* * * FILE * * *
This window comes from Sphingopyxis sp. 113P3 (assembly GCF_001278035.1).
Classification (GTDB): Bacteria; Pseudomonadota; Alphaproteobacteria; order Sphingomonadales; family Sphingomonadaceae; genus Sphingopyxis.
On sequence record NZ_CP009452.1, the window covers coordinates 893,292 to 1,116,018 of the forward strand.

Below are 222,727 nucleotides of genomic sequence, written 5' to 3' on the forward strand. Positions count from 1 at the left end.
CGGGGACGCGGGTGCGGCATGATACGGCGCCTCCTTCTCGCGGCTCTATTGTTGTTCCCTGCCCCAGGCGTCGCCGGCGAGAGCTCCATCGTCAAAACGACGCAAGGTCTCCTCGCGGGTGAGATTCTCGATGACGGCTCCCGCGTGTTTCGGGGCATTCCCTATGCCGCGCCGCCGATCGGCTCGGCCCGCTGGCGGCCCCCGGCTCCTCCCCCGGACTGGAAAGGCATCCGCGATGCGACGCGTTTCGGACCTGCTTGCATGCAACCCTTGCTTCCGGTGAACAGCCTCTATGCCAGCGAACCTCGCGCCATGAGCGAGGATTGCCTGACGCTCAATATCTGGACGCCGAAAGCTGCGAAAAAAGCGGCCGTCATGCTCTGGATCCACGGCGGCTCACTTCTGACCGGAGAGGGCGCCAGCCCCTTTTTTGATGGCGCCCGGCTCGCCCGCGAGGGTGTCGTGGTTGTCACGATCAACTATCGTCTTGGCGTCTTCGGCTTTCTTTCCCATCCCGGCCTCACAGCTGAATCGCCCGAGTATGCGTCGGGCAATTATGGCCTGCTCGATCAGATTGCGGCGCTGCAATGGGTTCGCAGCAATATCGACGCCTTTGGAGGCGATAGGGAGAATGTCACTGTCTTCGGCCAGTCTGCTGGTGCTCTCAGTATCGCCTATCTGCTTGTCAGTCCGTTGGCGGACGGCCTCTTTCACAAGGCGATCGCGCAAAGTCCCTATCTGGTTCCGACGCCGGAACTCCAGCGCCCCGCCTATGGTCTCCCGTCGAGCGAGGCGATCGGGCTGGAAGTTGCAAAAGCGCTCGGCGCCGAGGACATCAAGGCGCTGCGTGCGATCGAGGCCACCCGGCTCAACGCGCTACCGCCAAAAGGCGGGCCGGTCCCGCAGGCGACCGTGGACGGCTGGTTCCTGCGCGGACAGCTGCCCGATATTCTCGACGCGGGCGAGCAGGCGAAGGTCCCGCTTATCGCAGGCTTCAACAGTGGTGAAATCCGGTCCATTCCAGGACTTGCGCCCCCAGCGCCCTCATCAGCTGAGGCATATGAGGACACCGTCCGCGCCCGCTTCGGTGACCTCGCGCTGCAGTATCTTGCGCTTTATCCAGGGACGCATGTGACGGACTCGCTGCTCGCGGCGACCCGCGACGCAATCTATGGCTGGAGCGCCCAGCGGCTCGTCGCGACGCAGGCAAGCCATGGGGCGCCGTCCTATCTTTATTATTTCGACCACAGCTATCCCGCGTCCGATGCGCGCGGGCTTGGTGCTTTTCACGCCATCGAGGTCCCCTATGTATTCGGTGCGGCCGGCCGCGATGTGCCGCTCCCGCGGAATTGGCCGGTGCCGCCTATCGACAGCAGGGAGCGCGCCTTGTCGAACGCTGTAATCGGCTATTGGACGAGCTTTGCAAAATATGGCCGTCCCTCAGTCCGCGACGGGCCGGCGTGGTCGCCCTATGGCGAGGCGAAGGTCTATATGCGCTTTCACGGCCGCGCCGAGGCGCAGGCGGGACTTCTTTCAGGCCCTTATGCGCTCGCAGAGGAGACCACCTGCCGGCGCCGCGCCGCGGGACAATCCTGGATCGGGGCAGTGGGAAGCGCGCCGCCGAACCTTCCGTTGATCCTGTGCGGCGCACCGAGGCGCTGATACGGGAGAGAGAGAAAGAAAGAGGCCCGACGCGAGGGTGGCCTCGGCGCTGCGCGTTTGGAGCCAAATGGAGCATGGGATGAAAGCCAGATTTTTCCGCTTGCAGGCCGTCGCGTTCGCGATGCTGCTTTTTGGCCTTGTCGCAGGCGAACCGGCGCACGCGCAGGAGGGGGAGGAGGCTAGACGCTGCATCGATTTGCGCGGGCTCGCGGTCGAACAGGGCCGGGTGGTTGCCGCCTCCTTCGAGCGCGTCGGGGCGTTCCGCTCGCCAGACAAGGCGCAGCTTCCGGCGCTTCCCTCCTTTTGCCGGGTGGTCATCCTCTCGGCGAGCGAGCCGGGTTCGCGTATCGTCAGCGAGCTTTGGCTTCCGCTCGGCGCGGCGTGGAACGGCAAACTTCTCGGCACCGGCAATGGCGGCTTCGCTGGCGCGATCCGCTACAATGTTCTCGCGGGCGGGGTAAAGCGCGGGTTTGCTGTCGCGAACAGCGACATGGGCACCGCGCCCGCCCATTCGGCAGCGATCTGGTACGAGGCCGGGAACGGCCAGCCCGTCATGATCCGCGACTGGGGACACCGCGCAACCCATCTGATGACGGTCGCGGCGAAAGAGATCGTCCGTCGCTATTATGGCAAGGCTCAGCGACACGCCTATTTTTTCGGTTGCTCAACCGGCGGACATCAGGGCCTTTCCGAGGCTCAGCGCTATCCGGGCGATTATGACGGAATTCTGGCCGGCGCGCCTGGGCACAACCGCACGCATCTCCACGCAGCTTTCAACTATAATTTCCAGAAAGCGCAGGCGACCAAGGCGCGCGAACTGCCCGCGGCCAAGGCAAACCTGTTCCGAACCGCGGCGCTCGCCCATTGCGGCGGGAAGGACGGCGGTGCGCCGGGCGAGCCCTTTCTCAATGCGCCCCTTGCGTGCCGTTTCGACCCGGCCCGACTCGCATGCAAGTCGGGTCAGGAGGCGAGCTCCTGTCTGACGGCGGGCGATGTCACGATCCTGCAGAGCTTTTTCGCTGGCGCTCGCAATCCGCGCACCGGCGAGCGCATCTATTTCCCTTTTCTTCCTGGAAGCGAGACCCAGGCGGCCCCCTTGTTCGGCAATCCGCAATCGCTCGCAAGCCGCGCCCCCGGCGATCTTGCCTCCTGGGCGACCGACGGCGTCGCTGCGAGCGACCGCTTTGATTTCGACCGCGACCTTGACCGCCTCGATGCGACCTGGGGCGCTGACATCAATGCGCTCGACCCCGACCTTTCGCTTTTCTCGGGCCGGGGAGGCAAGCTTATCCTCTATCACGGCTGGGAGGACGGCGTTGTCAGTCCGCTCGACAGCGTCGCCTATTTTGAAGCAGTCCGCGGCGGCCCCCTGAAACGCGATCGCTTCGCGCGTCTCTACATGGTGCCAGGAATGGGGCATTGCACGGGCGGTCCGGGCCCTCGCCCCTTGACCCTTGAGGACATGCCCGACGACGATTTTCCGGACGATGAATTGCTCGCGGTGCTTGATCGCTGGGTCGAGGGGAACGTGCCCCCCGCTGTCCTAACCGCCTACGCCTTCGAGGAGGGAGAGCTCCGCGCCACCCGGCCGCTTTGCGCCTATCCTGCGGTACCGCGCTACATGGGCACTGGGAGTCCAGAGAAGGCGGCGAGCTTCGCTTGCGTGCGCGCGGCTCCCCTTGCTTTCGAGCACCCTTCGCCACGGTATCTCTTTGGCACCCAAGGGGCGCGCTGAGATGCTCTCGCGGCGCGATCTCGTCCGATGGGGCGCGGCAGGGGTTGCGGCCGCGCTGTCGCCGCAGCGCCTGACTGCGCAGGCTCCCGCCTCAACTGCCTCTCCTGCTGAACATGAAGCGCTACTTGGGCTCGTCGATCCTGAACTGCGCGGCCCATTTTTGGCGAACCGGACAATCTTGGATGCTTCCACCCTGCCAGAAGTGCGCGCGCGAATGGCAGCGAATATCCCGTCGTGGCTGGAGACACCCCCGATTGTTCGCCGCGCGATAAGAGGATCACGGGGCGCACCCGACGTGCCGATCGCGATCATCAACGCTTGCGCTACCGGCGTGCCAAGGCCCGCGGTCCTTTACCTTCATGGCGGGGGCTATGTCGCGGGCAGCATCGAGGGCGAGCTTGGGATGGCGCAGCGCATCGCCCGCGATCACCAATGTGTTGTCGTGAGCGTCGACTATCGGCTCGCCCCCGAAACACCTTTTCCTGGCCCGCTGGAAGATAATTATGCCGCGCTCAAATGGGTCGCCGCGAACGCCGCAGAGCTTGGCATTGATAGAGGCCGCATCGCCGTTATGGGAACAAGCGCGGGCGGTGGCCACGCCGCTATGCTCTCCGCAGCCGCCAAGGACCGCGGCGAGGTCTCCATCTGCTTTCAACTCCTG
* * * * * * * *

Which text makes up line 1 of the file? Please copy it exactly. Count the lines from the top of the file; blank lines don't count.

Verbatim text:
This window comes from Sphingopyxis sp. 113P3 (assembly GCF_001278035.1).